Graduate Student Representatives

Heather Phipps is a PhD candidate in the Department of Integrated Studies in Education at McGill University where she specializes in Curriculum and Literacy. She has taught in Kindergarten, elementary and secondary classrooms in Alberta and Québec, as well as undergraduate courses in the B.Ed. program in TESL and Kindergarten/Elementary Education at McGill. Heather completed her MA in Second Language Education at McGill University. Her research interests include multiculturalism, qualitative and ethnographic research methodologies, multi-literacies, indigenous education, language, identity, agency, and creativity. Heather's doctoral research explores young children's responses to multicultural Canadian children's literature, within a culturally and linguistically diverse urban Montreal classroom, and the role of story in creating socially just communities.

Amarou Yoder is a second year PhD student in the Department of Integrated Studies in Education at McGill University.  Her research interests include curriculum studies, memory studies, Mennonites, and non/violence. She is pleased to be supervised by Dr. Teresa Strong-Wilson.  Prior to her current aspirations as an emerging scholar, Amarou taught secondary language arts and coached competitive speech and debate  for eight years at an urban high school in Washington State.  She became an English teacher, after successive and thoroughly-relished degrees in art history (medieval) and English literature, because her mother suggested that she might look into getting a real job.  This series of conversations ultimately culminated in an M.Ed.  and certification. Her mother might remember this all very differently.  Amarou enjoyed (and still does) working with adolescents, and finds reading, thinking, reflecting on, and writing about teaching and learning even more exciting than Anglo-Saxon illuminated manuscripts.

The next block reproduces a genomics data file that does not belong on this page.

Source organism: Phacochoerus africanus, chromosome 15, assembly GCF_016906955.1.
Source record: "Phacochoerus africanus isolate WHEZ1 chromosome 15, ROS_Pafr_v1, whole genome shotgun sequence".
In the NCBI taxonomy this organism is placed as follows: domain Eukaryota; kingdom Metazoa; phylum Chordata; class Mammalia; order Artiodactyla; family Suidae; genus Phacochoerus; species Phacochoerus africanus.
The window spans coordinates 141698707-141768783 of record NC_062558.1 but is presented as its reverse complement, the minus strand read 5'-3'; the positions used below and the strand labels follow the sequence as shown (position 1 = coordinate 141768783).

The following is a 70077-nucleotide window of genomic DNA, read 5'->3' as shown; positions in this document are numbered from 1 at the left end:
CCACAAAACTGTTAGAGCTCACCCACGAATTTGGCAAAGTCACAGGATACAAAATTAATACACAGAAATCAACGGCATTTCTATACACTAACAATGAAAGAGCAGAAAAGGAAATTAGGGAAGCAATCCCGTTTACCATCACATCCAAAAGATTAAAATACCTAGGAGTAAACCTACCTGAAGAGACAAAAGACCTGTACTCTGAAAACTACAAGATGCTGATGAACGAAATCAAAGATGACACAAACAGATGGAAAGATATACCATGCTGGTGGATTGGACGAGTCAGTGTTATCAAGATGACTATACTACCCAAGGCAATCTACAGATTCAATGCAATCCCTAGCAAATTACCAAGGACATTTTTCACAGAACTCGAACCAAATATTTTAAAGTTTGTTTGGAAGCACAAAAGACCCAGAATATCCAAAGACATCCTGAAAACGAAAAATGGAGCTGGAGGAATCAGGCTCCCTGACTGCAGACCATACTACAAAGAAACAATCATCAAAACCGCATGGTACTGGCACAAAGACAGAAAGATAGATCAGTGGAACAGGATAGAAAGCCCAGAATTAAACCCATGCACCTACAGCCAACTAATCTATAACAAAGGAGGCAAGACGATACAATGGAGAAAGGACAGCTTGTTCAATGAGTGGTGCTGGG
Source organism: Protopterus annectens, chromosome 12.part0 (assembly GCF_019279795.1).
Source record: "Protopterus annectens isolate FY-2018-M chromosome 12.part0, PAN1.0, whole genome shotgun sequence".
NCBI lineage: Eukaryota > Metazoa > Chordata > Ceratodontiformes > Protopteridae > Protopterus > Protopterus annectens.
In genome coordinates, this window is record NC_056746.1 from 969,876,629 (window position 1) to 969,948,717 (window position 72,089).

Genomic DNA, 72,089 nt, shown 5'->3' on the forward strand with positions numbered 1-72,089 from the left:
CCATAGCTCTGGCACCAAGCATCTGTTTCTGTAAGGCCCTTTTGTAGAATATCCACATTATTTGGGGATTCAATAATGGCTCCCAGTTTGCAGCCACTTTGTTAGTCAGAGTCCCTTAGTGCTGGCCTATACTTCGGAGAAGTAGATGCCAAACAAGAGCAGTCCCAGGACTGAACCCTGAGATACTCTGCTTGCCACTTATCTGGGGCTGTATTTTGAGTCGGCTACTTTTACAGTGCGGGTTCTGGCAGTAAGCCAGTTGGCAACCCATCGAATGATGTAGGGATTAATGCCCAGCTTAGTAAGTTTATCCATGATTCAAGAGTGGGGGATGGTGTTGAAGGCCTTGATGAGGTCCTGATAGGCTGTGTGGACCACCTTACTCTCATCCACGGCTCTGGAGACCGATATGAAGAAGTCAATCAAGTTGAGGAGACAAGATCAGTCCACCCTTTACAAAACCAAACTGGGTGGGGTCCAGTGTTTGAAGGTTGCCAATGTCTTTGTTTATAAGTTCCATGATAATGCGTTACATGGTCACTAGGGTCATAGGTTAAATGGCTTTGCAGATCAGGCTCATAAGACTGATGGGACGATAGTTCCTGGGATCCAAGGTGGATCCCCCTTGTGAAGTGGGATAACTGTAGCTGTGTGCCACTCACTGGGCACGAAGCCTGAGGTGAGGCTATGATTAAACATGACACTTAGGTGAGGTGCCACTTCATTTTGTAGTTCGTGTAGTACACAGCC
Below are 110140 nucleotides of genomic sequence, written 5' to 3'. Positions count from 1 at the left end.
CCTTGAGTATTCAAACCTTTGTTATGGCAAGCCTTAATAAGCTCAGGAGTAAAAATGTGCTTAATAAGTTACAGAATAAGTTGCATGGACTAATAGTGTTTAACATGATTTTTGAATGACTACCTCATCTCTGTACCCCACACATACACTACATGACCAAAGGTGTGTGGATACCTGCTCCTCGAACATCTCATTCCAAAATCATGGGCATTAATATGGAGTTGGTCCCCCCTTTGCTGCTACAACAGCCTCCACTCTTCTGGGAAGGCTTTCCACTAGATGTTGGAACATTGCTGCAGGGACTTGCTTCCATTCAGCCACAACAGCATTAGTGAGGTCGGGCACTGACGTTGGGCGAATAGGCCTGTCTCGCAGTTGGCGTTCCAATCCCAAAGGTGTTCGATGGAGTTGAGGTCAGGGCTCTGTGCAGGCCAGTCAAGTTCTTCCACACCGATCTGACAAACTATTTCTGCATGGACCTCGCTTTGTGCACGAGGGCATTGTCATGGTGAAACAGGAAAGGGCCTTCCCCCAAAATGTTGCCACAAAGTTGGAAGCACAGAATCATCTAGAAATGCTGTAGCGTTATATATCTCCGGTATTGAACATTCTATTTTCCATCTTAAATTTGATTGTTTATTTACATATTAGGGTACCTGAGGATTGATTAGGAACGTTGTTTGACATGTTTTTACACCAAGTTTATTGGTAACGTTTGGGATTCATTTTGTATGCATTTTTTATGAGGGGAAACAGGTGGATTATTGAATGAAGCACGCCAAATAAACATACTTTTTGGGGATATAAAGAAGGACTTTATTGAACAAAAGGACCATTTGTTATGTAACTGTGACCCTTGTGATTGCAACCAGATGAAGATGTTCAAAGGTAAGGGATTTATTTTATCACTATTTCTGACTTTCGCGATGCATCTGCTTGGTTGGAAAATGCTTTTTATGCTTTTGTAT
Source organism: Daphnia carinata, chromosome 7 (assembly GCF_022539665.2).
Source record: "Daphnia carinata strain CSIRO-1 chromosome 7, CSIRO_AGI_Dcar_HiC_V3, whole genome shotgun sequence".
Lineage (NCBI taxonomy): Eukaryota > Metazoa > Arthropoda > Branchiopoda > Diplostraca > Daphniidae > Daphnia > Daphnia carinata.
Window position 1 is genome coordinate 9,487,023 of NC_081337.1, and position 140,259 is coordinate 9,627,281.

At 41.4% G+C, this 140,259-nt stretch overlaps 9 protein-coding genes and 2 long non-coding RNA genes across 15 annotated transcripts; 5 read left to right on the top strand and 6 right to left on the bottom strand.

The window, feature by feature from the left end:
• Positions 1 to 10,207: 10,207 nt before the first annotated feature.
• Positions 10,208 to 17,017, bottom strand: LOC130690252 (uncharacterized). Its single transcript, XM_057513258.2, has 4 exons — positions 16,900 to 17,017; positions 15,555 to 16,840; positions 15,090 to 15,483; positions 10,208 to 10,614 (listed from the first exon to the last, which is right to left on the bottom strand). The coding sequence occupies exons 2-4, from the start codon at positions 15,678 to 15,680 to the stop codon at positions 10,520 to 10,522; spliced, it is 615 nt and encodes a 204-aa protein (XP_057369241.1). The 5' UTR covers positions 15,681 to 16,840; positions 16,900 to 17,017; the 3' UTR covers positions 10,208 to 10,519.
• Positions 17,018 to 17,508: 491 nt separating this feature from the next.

Tasha Ausman is currently a PhD student in the Faculty of Education at the University of Ottawa.  With a graduate background in the fields of Education (University of Ottawa) and English Literature (University of Alberta), a Bachelor of Education in Intermediate/Senior Biology and Chemistry (University of Ottawa), as well as undergraduate studies in Physiology and Developmental Biology (University of Alberta), her research areas include curriculum studies, Screenplay Pedagogy, Third Spaces and hybridity, film, cultural studies, and most recently, mathematics education.  As well, she is a permanent teacher with Western Quebec School Board in senior mathematics, chemistry, and biology.  She currently has publications in Transnational Curriculum Inquiry (2011) and Multicultural Education Review (2012).